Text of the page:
The Top Ten Dot.com Bombs and Wastes of Money

by Hank Coleman

pets_com_sock_puppetI thought that we all might enjoy a little distraction from our long work week.  VisualEconomics.com publishes great graphics called infographs that display an incredible amount of information in a very entertaining picture format.  You should definitely check out the website when you get the chance.  But, for now, I thought that you would find the Top Ten dotcom crashes interesting (I sure did).  These companies have wasted a lot of money on some dumb websites, and a few of them only lasted a couple of days.

Company

Description

Amount Spent

Time In Business

       
Webvan Despite hundreds of millions of dollars in warehouses, obviously delivering groceries is a losing proposition.

$800 million

1.5 Years
   

 

 
Go.com Even Mickey Mouse could not escape the dotcom bubble’s burst. Disney tried to launch its own web portal and search engine to no success.

$790 million

3 Years
   

 

 
Amp’d Mobile Provide youth with entertainment through their cell phones

$360 million

Less Than 2 Years
   

 

 
Procket Built routers and was ultimately bought by Cisco for $89 million

$272 million

5 Years
   

 

 
Caspian Networks Another boring computer router builder

$300 million

8 Years
   

 

 
Kosmo.com Movies, books, video games, and food delivered for free to your door in under 1 hour.  Man!  I wish this idea had worked!

$250 million

3 Years
   

 

 
AllAdvantange I was actually a customer/panel member of this company who would pay you to surf the web.  In exchange to collect data about our surfing patterns, the company shared ad revenue with you.

$200 million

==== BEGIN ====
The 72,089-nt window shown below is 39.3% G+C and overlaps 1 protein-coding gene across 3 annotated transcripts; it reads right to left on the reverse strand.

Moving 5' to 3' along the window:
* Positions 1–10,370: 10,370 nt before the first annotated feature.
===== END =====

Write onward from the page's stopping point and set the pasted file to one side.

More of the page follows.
2 Years
   

 

 
Cuecat.com This company made a cat-shaped barcode reader that connected to your home computer where you could scan barcodes on products that would then launch websites related to the product.

$185 million

3 Years
   

 

 
Pets.com I love the puppet.  And, that’s all I’ve got to say about that.  I wish they had been able to keep their doors open just for the commercials.

$150 million

2 Years
   

 

 
eToys.com The company was originally sold to KB Toys, and now the website address belongs to Toys R Us.

$100 million

4 Years
   

 

 
 

A few more….

 

 
   

 

 
MVP.com Online sports retailer

$65 million

1 Year
   

 

 
Kibu.com An early attempt at online networking

$22 million

Only 46 Days
   

 

 
Digiscents Wow! You just can’t make this crap up! This company went down in flames after then wasted $20 million on trying to get smells into video games and websites. I have no idea why this wouldn’t work?!?!

$20 million

2 Years
       
       

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{ 3 comments… read them below or add one }

meoip July 25, 2009 at 7:18 pm

Search engines were simple better than cuecat and the focus was to narrow and to early. Now a few sites and companies use them ie. Librarything.com lets you scan the bar codes of your books to catalog them online and they use cuecats. I worked with an accounting firm that would bar code invoices and bills and scan them with cuecats.
Pets.com was about the only site I was sad to see go. I could order a bag of dog food for my parents dog for about 70% of the price in a store. I was killing them dog food orders.

Chase Saunders July 26, 2009 at 10:20 am

Why are you including companies who were successfully acquired? It seems wrong to call these “bombs” when this is one of the desired outcomes of a VC investment.

Vince July 27, 2009 at 9:50 pm

I loved the Pets.com commercials too! That url has got to e worth a lot, it looks like PetSmart snatched it up.

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